Born and raised in Traverse City, MI, Congressional Country Club’s Director of Golf Course Maintenance Mike Giuffre (pronounced JOO-free) has always enjoyed working outdoors. Some of his fondest childhood memories include picking and harvesting cherries with his parents and grandparents. “Being outdoors, especially in northern Michigan, was always special to me,” says Giuffre, 50, a longstanding member of the Golf Course Superintendents Association of America and whose resume includes stops as the Superintendent at The Bear in Traverse City and later at TPC of Michigan in Dearborn.
In all, Giuffre has overseen the maintenance operations for six different Tour events spanning 13 years for such tournaments as the B.C. Open, the Kemper Open, the Booz Allen Classic, and the A T & T National. At Congressional for the past 12 years, he also prepared the club’s Blue Course (site of this year’s U.S. Open) for the 2009 U.S. Amateur. In May, Giuffre gave me a personal tour of the Blue course (there’s also a Gold Course), sharing insights on its renovation and preparation for its third U.S. Open and its first since 1997 when Ernie Els won. Understated and self-effacing, Giuffre was quick to credit Congressional’s impeccable conditions to its membership (3,000 in all!) and to his staff. He’s the sort of person who recalls golf course architect Rees Jones’ apt line about another hard-working, unpretentious and no-nonsense superintendent: “He’s all solutions and no excuses.” After spending almost two hours with Giuffre on a sunny Friday morning and yes, being outdoors, I didn’t know what or who impressed me more: Congressional or its superintendent. –Terry Moore
Q: What’s been the result?
A: The greens now have a more uniformed growing pattern which means smoother putts. The hybrid bent grass used is a deep-rooted grass that does well in this area. But we’re not only excited about the grass but also how the greens were rebuilt with sand according to USGA specifications. The new greens will allow for more firmness in them not only for the Open championship but also for day-to-day member play.
Q: Speaking of this region, it can be problematic in terms of weather, right?
A: Yes, the micro-climate in the D.C. areas can be challenging. We can have 5-6 inches of rainfall in a single front. In 2006 for a British Open qualifier here, the course was deluged with 13 inches of rain in just three days. But now due to the renovation we have sub-air vacuums in all of the greens so we can better deal with the moisture. And last summer with its terrible heat wave we had to close the course for 13 days. In such heat, you have to be careful with young greens that you don’t walk the grass off them.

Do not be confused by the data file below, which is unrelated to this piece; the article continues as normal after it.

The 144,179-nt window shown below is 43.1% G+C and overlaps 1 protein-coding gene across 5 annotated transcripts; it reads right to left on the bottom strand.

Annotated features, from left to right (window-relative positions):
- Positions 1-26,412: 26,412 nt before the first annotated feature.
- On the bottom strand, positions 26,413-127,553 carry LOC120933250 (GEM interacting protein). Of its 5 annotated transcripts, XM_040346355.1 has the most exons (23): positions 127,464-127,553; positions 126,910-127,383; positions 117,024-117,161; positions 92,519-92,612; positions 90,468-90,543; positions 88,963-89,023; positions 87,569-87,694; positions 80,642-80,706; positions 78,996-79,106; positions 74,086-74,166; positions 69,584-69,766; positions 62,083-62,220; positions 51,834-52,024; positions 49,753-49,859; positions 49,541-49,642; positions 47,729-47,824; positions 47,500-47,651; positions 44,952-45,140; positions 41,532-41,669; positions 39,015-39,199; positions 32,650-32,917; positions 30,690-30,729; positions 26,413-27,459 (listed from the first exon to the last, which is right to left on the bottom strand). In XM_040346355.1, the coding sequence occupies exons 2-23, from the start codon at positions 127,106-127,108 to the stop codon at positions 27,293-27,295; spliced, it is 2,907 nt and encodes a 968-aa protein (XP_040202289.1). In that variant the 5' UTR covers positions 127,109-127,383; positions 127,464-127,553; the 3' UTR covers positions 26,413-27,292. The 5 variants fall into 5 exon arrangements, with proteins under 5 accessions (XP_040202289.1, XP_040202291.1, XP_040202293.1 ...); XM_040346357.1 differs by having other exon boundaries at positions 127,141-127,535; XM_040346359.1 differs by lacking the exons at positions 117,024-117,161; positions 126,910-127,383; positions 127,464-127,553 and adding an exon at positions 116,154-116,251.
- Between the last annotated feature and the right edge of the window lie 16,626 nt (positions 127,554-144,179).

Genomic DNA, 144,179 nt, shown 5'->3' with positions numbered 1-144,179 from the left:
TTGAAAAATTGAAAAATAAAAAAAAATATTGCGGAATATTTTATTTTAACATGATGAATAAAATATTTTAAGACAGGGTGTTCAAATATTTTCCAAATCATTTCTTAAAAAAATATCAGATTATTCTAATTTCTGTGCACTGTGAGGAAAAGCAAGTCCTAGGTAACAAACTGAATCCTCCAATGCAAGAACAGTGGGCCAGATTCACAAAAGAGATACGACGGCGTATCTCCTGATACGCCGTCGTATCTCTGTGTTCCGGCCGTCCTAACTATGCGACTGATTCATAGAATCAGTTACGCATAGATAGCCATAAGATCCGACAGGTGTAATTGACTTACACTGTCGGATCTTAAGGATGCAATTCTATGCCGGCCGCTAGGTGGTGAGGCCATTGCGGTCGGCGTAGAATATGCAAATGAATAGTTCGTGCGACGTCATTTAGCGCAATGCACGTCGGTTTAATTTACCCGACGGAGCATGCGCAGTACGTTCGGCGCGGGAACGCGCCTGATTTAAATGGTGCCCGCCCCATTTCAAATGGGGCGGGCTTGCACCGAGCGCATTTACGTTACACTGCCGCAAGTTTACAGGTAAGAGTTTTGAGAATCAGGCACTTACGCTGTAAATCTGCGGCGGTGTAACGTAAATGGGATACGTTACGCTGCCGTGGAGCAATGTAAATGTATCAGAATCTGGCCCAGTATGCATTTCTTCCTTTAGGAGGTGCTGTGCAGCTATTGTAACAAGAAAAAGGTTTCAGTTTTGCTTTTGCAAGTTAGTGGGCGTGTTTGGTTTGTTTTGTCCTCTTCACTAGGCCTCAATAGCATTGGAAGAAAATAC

Q: Is it the topography of the region that plays a part too?
A: Yes, there are mountains to the west and the ocean to the east. It can lead to big pockets of high humidity trapped in this area. It’s a difficult area to grow grass well.
Q: From the players’ standpoint, talk about the other changes made to the course with the 2006 re-design efforts of Rees Jones.
A: The field will see a longer course and one with more offset tees and more shaped fairways than ever before. It will be demanding but these pros are so talented that the cream will still rise to the top. Rees Jones has done a wonderful job of instilling more thought and strategy into a player’s tee shots—especially on the front side. And he’s so great to work with. Also, we had a great contractor—McDonald & Sons–a local construction company that has worked on a number of Open courses. They did a fantastic job for us.
Q: Talk about what your staff has done getting the bunkers ready for the Open.
A: We added new sand to the greenside bunkers last summer while the sand in the fairways bunkers was done this past winter. The USGA has a different perspective with bunkers than the PGA Tour. Bunkers are meant to be bunkers and it’s willing to accept that a player may incur a buried and less than ideal lie in the bunker. The USGA doesn’t want them to be unfair, having the ball always bury. But it allows for the possibility of the ball nestling down in the bunker and not lending a perfect lie.
Q: How is that different than the Tour’s stance on bunkers?
A: It’s a different mindset. The Tour wants the bunkers to be firm, avoiding buried or poor lies at all times. So we would spend an inordinate amount of hours on bunkers for a Tour event—tamping them down, firming them up and with lots of watering. I can’t even estimate the time we used to spend on bunkers at the TPC of Michigan for the Senior Players Championship. But I do see the Tour moving in the direction of the USGA when it comes to bunkers.
Q: And the overall course set-up by USGA’s Mike Davis?
A: It will be tough but fair. As in recent Opens, Mike wants a graduated rough that gets longer the farther one is off the fairway. But on the shorter par-fours there will be slightly longer rough just off the fairway because the players will be using more lofted clubs to recover or get to the green. But Mike doesn’t want the rough so penal that there’s no chance at all to reach the green from it.
Watch this short video of Mike Giuffre talking about the new greens at Congressional’s Blue Course: http://www.youtube.com/watch?v=efAbTmJo0sc